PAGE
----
Haushofer, J., and J. Shapiro. “The Short-Term Impact of Unconditional Cash Transfers to the Poor: Experimental Evidence from Kenya.” The Quarterly Journal of Economics, accepted manuscript, July 19, 2016. Haushofer, J., and J. Shapiro. “The Long-Term Impact of Unconditional Cash Transfers: Experimental Evidence from Kenya.” Working Paper, January 2018

Maluccio, J. A. 2007. “The Impact of Conditional Cash Transfers in Nicaragua on Consumption, Productive Investments, and Labor Allocation.” ESA Working Paper No. 07-11.

McIntosh, C., and A. Zeitilin. “Benchmarking a Child Nutrition Program against Cash: Experimental Evidence from Rwanda.” Working Paper, 2018.

Schultz, P. 2004. “School Subsidies for the Poor: Evaluating the Mexican Progresa Poverty Program.” Journal of Development Economics 74 (1): 199–250.

1.
As of August 31, 2020. 
2.
The Bono Covid consisted of a one-time unconditional cash transfer to individuals and/or households of 50,000 Chilean pesos (US$70). In addition, new laws were enacted to allow access to unemployment insurance benefits to employed individuals in the formal sector who had their jobs impacted by the Covid-19 pandemic, as well as the postponement of tax payments by small and medium enterprises.
3.
The group also included PUC professors Josefa Aguirre and Andrés Hojman, specialists from PUC’s Centro de Políticas Públicas Humberto Jimenez and María de los Angeles Morandé, as well as J-PAL LAC staff Paula Pedro and Edoardo Trimarchi.
4.
As mentioned before, starting in October 2019, Chile went through a period of strong social unrest and economic crisis, which led to increased vulnerability among low-income households in specific areas of the country. The administrative data available at this time did not account for these recent socio-economic changes and, therefore, was no longer perfectly representative of the Chilean population.
5.
Haushofer, J., and J. Shapiro. “The Short-Term Impact of Unconditional Cash Transfers to the Poor: Experimental Evidence from Kenya.” The Quarterly Journal of Economics, accepted manuscript, July 19, 2016. Haushofer, J., and J. Shapiro. “The Long-Term Impact of Unconditional Cash Transfers: Experimental Evidence from Kenya.” Working Paper, January 2018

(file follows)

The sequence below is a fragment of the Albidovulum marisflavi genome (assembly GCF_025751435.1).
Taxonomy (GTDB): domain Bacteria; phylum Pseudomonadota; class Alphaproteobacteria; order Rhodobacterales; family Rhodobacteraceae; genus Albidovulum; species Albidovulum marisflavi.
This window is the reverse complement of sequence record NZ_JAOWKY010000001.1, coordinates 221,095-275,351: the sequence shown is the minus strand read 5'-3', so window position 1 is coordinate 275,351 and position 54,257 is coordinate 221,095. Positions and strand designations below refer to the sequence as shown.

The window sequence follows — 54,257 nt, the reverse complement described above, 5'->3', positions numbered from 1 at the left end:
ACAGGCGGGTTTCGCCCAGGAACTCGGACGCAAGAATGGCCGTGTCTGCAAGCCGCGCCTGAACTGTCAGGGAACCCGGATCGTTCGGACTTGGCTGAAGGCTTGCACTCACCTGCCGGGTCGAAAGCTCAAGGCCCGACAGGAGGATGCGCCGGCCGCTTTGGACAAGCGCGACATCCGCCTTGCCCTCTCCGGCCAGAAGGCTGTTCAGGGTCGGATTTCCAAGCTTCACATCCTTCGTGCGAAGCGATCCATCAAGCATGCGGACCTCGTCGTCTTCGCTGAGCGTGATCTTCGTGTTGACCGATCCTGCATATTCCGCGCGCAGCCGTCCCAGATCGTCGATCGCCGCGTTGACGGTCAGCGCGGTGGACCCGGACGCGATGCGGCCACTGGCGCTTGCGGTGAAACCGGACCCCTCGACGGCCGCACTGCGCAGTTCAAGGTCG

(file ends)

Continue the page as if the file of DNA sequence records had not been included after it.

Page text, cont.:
6.
McIntosh, C., and A. Zeitilin. “Benchmarking a Child Nutrition Program against Cash: Experimental Evidence from Rwanda.” Working Paper, 2018.
7.
Aker, J.C., R. Boumnijel, A. McClelland, and N. Tierney. 2016. “Payment Mechanisms and Anti-Poverty Programs: Evidence from a Mobile Money Cash Transfer Experiment in Niger.” Economic Development and Cultural Change 65 (1).
8.
Hanna R., and B.A. Olken. 2018. “Universal Basic Incomes versus Targeted Transfers: Anti-Poverty Programs in Developing Countries”. Journal of Economic Perspectives, 32(4):201-226.
9.
Alatas, V., A.V. Banerjee, R. Hanna, B.A. Olken, R. Purnamasari, and M. Wai-Poi. 2016. "Self-Targeting: Evidence from a Field Experiment in Indonesia." Journal of Political Economy 124(2).
10.
Alatas, V., A.V. Banerjee, R. Hanna, B.A. Olken, and J. Tobias. 2012. "Targeting the Poor: Evidence from a Field Experiment in Indonesia." American Economic Review 102(4): 1206-1240.
11.
Banerjee A.V., R. Hanna, J. Kyle, B.A. Olken, and S. Sumarto, 2018. "Tangible Information and Citizen Empowerment: Identification Cards and Food Subsidy Programs in Indonesia," Journal of Political Economy 126, (no 2): 451-491.
12.
Fiszbein, A., and N. Schady. 2009. Conditional Cash Transfers: Reducing Present and Future Poverty. World Bank Publications, Washington D.C.
13.
Schultz, P. 2004. “School Subsidies for the Poor: Evaluating the Mexican Progresa Poverty Program.” Journal of Development Economics 74 (1): 199–250.
14.
Glewwe, P., and P. Olinto. 2004. “Evaluating the Impact of Conditional Cash Transfers on Schooling: An Experimental Analysis of Honduras’ PRAF Program.” University of Minnesota Unpublished Manuscript.
15.
Maluccio, J. A. 2007. “The Impact of Conditional Cash Transfers in Nicaragua on Consumption, Productive Investments, and Labor Allocation.” ESA Working Paper No. 07-11.
16.
Gertler, P. 2000. “Final Report: The Impact of Progresa on Health.” International Food Policy Research Institute (IFPRI): Food Consumption and Nutrition Division.
17.
Gertler, P. 2004. “Do Conditional Cash Transfers Improve Child Health? Evidence from PROGRESA’s Control Randomized Experiment.” American Economic Review 94 (2): 336–341.
18.
Attanasio, O., E. Battistin, E. Fitzsimons, and M. Vera-Hernandez. 2005. “How Effective are Conditional Cash Transfers? Evidence from Colombia.” London, U.K: Institute for Fiscal Studies Briefing Note.